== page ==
Now I pride myself on being an open-minded person. But the English spent 800 years kicking the holy living crap out of my family in Ireland. And then they drafted their potato-eating arses and shipped them over to Calcutta to kick the holy living crap out of the other half of my family. So if, in 2015, you are going to sell me a "global" anthology composed exclusively of white writers from former British colonies—then you know what? I want my damn flying car, and I want it now!*

*Okay, I am being flippant. But seriously. Even Star Trek in 1966 understood that you need a few non-white faces on your starship crew if you don't want the rest of the world to laugh at you.

And then there's this passage, describing the future imagined in the anthology which inspired the above tirade:

It is the future of middle-age policy wonks and tech mandarins. And it embodies the same deeply disempowering assumption that "we"—we the code jockeys, we the technorati—will not survive unless we cast our lot with the corporate elites instead of with the great, unwired mass of humanity. We may rail against the machine in the privacy of our home. We may go on paleo diets or take Marie Antoinette-style datastream holidays. But in the end we know that our only chance at keeping our DNA in the gene pool is to follow the profits into orbit.

And lest I give the impression that Moriarty is a mostly negative reviewer, I should point out that the above comprises more than 80% of the critical writing I've seen from them so far (I still haven't worked out Moriarty's gender for sure, and I'm trying not to make assumptions). Here's a positive passage from elsewhere in the article:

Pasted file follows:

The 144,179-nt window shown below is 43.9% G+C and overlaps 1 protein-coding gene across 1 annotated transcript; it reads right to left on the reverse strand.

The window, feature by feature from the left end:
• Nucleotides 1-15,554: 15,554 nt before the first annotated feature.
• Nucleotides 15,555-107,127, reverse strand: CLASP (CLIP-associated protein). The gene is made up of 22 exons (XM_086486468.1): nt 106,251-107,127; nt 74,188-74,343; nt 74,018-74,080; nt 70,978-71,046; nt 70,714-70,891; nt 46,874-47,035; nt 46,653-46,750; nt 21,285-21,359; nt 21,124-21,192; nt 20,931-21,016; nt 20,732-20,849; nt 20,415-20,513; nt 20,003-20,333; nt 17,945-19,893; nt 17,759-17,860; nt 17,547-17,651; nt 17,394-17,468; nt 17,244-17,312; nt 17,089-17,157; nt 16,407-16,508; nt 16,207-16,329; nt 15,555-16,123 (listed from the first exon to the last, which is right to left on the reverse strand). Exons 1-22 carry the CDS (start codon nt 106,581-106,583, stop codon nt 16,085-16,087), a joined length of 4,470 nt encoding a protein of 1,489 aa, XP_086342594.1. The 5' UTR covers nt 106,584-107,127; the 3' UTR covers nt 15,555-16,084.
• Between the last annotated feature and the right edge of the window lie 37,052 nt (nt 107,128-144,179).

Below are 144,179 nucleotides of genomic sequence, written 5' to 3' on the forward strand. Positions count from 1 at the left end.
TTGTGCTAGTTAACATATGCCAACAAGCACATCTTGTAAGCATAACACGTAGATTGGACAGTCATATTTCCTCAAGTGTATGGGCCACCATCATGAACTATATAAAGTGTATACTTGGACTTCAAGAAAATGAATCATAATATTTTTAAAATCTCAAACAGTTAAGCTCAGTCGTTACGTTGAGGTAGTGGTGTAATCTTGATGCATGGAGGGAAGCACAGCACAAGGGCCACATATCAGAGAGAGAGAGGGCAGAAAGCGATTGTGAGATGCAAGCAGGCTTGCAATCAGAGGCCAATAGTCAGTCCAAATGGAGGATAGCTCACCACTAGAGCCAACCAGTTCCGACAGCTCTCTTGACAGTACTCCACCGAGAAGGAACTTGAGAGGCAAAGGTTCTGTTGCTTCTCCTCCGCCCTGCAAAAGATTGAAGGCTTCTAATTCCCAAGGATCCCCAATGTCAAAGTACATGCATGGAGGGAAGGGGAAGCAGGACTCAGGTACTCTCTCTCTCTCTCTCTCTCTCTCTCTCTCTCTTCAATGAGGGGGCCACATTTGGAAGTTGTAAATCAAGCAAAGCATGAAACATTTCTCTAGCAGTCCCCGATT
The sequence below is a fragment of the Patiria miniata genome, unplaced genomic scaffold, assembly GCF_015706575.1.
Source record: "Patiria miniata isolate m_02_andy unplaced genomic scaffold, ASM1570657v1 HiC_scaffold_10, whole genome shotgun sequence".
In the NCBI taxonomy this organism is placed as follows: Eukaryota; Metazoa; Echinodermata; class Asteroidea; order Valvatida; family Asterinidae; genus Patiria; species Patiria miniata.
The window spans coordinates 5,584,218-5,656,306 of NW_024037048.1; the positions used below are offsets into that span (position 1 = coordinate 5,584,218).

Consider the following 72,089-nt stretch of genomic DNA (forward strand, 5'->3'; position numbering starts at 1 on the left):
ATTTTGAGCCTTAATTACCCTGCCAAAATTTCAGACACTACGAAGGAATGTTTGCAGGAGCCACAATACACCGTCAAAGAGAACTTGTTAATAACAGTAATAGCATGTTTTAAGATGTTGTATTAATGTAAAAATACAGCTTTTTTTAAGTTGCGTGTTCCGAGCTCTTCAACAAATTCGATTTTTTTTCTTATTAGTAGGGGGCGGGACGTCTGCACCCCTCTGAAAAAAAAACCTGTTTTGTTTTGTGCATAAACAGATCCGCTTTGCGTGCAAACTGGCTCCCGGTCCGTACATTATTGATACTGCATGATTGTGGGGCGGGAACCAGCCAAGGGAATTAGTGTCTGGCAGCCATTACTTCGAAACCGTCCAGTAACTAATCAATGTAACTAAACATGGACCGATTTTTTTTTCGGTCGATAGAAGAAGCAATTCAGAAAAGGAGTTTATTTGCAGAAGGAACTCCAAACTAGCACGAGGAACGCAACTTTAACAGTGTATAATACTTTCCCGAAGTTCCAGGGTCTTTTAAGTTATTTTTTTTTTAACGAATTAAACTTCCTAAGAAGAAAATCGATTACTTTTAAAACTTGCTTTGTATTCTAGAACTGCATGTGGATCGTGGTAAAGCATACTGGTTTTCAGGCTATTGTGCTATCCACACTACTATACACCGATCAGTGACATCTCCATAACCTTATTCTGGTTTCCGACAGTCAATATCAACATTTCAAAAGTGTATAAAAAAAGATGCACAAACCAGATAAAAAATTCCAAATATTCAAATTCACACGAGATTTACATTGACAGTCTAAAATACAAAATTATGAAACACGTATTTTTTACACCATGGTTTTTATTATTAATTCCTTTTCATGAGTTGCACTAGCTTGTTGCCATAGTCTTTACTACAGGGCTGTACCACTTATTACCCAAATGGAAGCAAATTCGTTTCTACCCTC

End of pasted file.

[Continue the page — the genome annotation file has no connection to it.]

We have indeed come a long way from the days when James Tiptree, Jr. was dismissed by hard sf fans because her work was "too political." This change arrived, as all real change does, through a combination of hard pushing from the periphery and slow evolution from the interior. But I think it really has arrived. Over the course of the past five years or so, Aliette de Bodard and Vandana Singh (more on her later) have both joined the standard list of go-to writers for hard sf anthologies. And both of them write from a post-colonial perspective that combines hard science with even harder politics.

(I should also point out that the early columns I've read from Moriarty - about half of what's available on the MF&SF site so far - aren't nearly as political as this one, either, which perhaps explains why I'm not as excited by them. Still, Moriarty's critical insight and ability to express enthusiasm and to a certain extent inspire it in readers - or at least this reader - is present in each and every column.)
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at 18:29 on 15-02-2016, James D
Yeah, I think that made Finn the most relatable of the heroes - he's primarily motivated by self-preservation after he sees firsthand that the First Order ideal is just a big crock of shit. He doesn't care about protecting the innocent, he doesn't try to save any of the villagers getting massacred, he just panics like any young soldier might during his first combat, and is presented with an opportunity to desert before his misgivings can be brainwashed away by his superiors. After that he just wants to escape the terrible punishment coming his way, and it's only after quite a while that he actually starts to think about putting himself in danger to help other people.